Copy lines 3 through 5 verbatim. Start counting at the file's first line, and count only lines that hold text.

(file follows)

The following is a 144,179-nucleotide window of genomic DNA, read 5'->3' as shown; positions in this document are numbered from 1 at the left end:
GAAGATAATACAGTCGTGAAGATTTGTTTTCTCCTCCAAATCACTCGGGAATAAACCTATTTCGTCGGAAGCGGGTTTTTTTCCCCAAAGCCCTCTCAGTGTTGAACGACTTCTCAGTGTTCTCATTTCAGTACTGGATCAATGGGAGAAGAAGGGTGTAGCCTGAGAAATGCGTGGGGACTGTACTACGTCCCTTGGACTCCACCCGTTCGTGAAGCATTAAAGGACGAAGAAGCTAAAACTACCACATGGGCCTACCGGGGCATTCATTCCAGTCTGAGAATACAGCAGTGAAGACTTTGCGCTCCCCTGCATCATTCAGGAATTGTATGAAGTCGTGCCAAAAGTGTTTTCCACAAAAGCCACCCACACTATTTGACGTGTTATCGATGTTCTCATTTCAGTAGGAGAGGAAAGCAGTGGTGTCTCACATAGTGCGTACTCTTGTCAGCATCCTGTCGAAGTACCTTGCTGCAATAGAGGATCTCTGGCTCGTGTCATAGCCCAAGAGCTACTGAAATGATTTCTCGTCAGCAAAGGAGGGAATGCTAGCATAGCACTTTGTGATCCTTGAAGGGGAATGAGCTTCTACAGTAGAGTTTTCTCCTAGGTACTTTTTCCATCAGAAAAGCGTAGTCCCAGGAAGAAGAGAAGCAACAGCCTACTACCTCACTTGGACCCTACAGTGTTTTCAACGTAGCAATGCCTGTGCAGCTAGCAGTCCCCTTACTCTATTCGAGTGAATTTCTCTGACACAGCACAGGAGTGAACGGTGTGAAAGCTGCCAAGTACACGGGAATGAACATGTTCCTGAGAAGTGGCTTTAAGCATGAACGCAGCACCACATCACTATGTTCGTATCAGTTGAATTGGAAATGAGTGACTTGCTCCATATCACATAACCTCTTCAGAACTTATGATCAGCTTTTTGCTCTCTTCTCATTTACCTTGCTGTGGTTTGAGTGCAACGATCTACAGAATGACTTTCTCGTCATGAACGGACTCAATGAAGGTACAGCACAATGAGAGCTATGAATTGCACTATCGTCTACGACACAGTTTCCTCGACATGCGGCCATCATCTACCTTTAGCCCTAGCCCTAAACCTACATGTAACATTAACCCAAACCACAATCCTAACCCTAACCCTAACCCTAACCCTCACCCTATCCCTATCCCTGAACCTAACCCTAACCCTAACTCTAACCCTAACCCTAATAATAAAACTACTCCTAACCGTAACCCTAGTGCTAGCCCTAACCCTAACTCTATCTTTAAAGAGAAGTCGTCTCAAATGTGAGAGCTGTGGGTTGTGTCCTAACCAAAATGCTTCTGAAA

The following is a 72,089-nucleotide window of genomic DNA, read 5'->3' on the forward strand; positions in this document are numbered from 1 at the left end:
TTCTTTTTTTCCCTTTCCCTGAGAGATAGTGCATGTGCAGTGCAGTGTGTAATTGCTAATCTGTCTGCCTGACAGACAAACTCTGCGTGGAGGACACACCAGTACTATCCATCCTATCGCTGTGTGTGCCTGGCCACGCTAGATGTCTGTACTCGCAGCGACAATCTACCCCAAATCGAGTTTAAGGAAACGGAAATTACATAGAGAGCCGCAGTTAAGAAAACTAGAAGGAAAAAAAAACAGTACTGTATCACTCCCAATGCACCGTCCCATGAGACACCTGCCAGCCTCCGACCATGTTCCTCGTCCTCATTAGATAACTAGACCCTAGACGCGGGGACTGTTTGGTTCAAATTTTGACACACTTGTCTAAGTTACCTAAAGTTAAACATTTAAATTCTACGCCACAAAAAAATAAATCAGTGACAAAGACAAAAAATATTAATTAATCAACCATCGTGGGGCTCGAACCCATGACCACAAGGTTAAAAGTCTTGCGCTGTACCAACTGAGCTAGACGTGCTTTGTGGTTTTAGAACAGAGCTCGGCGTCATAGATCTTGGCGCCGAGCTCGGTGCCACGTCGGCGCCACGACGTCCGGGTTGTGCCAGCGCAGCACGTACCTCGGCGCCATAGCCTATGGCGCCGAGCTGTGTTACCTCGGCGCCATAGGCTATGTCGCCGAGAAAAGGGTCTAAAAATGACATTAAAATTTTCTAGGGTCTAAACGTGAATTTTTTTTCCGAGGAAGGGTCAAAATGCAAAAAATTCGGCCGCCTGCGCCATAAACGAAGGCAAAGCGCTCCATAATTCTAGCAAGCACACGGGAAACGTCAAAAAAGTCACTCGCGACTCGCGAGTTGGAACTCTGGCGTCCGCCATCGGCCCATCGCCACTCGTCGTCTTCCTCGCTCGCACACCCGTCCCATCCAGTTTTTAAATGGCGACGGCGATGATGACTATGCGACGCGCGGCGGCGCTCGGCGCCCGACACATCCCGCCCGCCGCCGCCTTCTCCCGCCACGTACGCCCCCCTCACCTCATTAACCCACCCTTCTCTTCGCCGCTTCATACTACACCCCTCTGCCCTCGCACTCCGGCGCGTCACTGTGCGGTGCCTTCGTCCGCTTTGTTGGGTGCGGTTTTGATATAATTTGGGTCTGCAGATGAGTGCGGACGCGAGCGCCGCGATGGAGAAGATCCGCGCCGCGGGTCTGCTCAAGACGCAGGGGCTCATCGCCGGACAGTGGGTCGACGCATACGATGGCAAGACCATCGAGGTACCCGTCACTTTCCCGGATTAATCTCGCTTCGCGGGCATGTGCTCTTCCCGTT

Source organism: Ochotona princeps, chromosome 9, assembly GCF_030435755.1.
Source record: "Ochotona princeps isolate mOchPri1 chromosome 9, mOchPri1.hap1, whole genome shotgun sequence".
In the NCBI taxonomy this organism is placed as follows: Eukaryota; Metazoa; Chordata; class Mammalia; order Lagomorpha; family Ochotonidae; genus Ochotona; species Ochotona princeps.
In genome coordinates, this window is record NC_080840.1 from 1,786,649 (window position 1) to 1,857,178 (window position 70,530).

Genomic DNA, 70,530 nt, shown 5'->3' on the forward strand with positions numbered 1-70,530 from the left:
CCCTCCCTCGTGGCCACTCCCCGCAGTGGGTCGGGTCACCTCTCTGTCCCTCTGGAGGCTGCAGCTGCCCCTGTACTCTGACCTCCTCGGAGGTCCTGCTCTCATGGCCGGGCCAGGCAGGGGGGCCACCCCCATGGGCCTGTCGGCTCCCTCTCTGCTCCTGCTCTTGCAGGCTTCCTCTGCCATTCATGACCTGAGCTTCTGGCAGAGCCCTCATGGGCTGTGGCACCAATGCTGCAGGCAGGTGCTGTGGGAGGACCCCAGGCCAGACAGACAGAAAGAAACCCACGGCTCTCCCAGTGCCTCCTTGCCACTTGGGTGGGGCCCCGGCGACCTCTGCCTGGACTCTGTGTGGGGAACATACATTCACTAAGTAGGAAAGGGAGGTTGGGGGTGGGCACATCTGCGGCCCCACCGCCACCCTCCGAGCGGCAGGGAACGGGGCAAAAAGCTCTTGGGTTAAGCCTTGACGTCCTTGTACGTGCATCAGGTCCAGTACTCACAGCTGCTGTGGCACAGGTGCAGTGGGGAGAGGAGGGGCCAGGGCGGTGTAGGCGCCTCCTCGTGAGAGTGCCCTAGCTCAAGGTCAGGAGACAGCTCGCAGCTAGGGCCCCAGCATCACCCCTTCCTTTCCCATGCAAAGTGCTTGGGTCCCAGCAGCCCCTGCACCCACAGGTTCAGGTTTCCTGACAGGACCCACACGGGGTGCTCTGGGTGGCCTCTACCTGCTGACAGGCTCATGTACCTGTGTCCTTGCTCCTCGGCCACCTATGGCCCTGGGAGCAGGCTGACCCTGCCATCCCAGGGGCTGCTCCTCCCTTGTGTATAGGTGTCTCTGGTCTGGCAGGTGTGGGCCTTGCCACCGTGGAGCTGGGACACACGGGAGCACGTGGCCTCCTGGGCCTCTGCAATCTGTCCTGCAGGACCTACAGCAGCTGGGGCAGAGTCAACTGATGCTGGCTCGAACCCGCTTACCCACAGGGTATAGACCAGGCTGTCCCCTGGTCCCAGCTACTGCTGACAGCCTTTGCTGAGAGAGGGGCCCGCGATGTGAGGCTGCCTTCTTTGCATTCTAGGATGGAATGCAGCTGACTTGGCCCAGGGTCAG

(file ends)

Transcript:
The following is a 72,089-nucleotide window of genomic DNA, read 5'->3' on the forward strand; positions in this document are numbered from 1 at the left end:
TTCTTTTTTTCCCTTTCCCTGAGAGATAGTGCATGTGCAGTGCAGTGTGTAATTGCTAATCTGTCTGCCTGACAGACAAACTCTGCGTGGAGGACACACCAGTACTATCCATCCTATCGCTGTGTGTGCCTGGCCACGCTAGATGTCTGTACTCGCAGCGACAATCTACCCCAAATCGAGTTTAAGGAAACGGAAATTACATAGAGAGCCGCAGTTAAGAAAACTAGAAGGAAAAAAAAACAGTACTGTATCACTCCCAATGCACCGTCCCATGAGACACCTGCCAGCCTCCGACCATGTTCCTCGTCCTCATTAGATAACTAGACCCTAGACGCGGGGACTGTTTGGTTCAAATTTTGACACACTTGTCTAAGTTACCTAAAGTTAAACATTTAAATTCTACGCCACAAAAAAATAAATCAGTGACAAAGACAAAAAATATTAATTAATCAACCATCGTGGGGCTCGAACCCATGACCACAAGGTTAAAAGTCTTGCGCTGTACCAACTGAGCTAGACGTGCTTTGTGGTTTTAGAACAGAGCTCGGCGTCATAGATCTTGGCGCCGAGCTCGGTGCCACGTCGGCGCCACGACGTCCGGGTTGTGCCAGCGCAGCACGTACCTCGGCGCCATAGCCTATGGCGCCGAGCTGTGTTACCTCGGCGCCATAGGCTATGTCGCCGAGAAAAGGGTCTAAAAATGACATTAAAATTTTCTAGGGTCTAAACGTGAATTTTTTTTCCGAGGAAGGGTCAAAATGCAAAAAATTCGGCCGCCTGCGCCATAAACGAAGGCAAAGCGCTCCATAATTCTAGCAAGCACACGGGAAACGTCAAAAAAGTCACTCGCGACTCGCGAGTTGGAACTCTGGCGTCCGCCATCGGCCCATCGCCACTCGTCGTCTTCCTCGCTCGCACACCCGTCCCATCCAGTTTTTAAATGGCGACGGCGATGATGACTATGCGACGCGCGGCGGCGCTCGGCGCCCGACACATCCCGCCCGCCGCCGCCTTCTCCCGCCACGTACGCCCCCCTCACCTCATTAACCCACCCTTCTCTTCGCCGCTTCATACTACACCCCTCTGCCCTCGCACTCCGGCGCGTCACTGTGCGGTGCCTTCGTCCGCTTTGTTGGGTGCGGTTTTGATATAATTTGGGTCTGCAGATGAGTGCGGACGCGAGCGCCGCGATGGAGAAGATCCGCGCCGCGGGTCTGCTCAAGACGCAGGGGCTCATCGCCGGACAGTGGGTCGACGCATACGATGGCAAGACCATCGAGGTACCCGTCACTTTCCCGGATTAATCTCGCTTCGCGGGCATGTGCTCTTCCCGTT

Source organism: Ochotona princeps, chromosome 9, assembly GCF_030435755.1.